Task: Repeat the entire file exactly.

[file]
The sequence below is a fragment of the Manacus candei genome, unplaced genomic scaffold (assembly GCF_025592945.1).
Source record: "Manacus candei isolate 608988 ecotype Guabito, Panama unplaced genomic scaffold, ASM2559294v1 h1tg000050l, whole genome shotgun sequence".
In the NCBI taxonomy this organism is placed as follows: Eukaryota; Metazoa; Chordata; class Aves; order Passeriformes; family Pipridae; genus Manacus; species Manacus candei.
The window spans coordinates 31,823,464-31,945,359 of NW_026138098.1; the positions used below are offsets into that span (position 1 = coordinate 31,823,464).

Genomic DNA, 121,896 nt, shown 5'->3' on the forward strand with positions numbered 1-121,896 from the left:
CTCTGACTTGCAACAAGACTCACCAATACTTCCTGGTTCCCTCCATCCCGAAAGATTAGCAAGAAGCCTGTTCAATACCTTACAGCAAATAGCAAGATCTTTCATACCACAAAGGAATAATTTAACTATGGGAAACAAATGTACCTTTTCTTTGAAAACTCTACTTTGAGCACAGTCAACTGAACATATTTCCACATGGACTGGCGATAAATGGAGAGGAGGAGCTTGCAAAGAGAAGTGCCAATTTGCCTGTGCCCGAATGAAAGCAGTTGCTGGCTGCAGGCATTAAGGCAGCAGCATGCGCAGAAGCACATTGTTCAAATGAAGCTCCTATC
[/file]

The sequence below is a fragment of the Manacus candei genome, unplaced genomic scaffold (assembly GCF_025592945.1).
Source record: "Manacus candei isolate 608988 ecotype Guabito, Panama unplaced genomic scaffold, ASM2559294v1 h1tg000050l, whole genome shotgun sequence".
In the NCBI taxonomy this organism is placed as follows: Eukaryota; Metazoa; Chordata; class Aves; order Passeriformes; family Pipridae; genus Manacus; species Manacus candei.
The window spans coordinates 31,823,464-31,945,359 of NW_026138098.1; the positions used below are offsets into that span (position 1 = coordinate 31,823,464).

Genomic DNA, 121,896 nt, shown 5'->3' on the forward strand with positions numbered 1-121,896 from the left:
CTCTGACTTGCAACAAGACTCACCAATACTTCCTGGTTCCCTCCATCCCGAAAGATTAGCAAGAAGCCTGTTCAATACCTTACAGCAAATAGCAAGATCTTTCATACCACAAAGGAATAATTTAACTATGGGAAACAAATGTACCTTTTCTTTGAAAACTCTACTTTGAGCACAGTCAACTGAACATATTTCCACATGGACTGGCGATAAATGGAGAGGAGGAGCTTGCAAAGAGAAGTGCCAATTTGCCTGTGCCCGAATGAAAGCAGTTGCTGGCTGCAGGCATTAAGGCAGCAGCATGCGCAGAAGCACATTGTTCAAATGAAGCTCCTATC